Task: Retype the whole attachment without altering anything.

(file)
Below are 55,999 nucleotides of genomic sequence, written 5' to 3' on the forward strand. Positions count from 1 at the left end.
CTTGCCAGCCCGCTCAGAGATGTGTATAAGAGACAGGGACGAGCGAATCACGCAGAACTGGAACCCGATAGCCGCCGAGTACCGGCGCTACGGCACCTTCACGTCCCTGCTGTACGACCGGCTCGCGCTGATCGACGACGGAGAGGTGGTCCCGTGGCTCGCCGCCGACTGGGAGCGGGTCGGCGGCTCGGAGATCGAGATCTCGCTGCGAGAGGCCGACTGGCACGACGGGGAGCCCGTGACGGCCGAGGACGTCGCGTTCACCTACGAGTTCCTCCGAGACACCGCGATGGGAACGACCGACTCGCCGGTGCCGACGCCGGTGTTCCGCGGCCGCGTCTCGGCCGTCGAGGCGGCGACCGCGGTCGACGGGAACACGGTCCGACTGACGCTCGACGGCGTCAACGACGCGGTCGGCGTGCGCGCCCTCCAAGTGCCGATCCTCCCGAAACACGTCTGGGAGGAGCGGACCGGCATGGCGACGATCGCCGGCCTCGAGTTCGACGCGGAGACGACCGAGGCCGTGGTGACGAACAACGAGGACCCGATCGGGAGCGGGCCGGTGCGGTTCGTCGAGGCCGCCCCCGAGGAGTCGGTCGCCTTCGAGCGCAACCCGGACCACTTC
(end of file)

Below are 55,999 nucleotides of genomic sequence, written 5' to 3' on the forward strand. Positions count from 1 at the left end.
CTTGCCAGCCCGCTCAGAGATGTGTATAAGAGACAGGGACGAGCGAATCACGCAGAACTGGAACCCGATAGCCGCCGAGTACCGGCGCTACGGCACCTTCACGTCCCTGCTGTACGACCGGCTCGCGCTGATCGACGACGGAGAGGTGGTCCCGTGGCTCGCCGCCGACTGGGAGCGGGTCGGCGGCTCGGAGATCGAGATCTCGCTGCGAGAGGCCGACTGGCACGACGGGGAGCCCGTGACGGCCGAGGACGTCGCGTTCACCTACGAGTTCCTCCGAGACACCGCGATGGGAACGACCGACTCGCCGGTGCCGACGCCGGTGTTCCGCGGCCGCGTCTCGGCCGTCGAGGCGGCGACCGCGGTCGACGGGAACACGGTCCGACTGACGCTCGACGGCGTCAACGACGCGGTCGGCGTGCGCGCCCTCCAAGTGCCGATCCTCCCGAAACACGTCTGGGAGGAGCGGACCGGCATGGCGACGATCGCCGGCCTCGAGTTCGACGCGGAGACGACCGAGGCCGTGGTGACGAACAACGAGGACCCGATCGGGAGCGGGCCGGTGCGGTTCGTCGAGGCCGCCCCCGAGGAGTCGGTCGCCTTCGAGCGCAACCCGGACCACTTC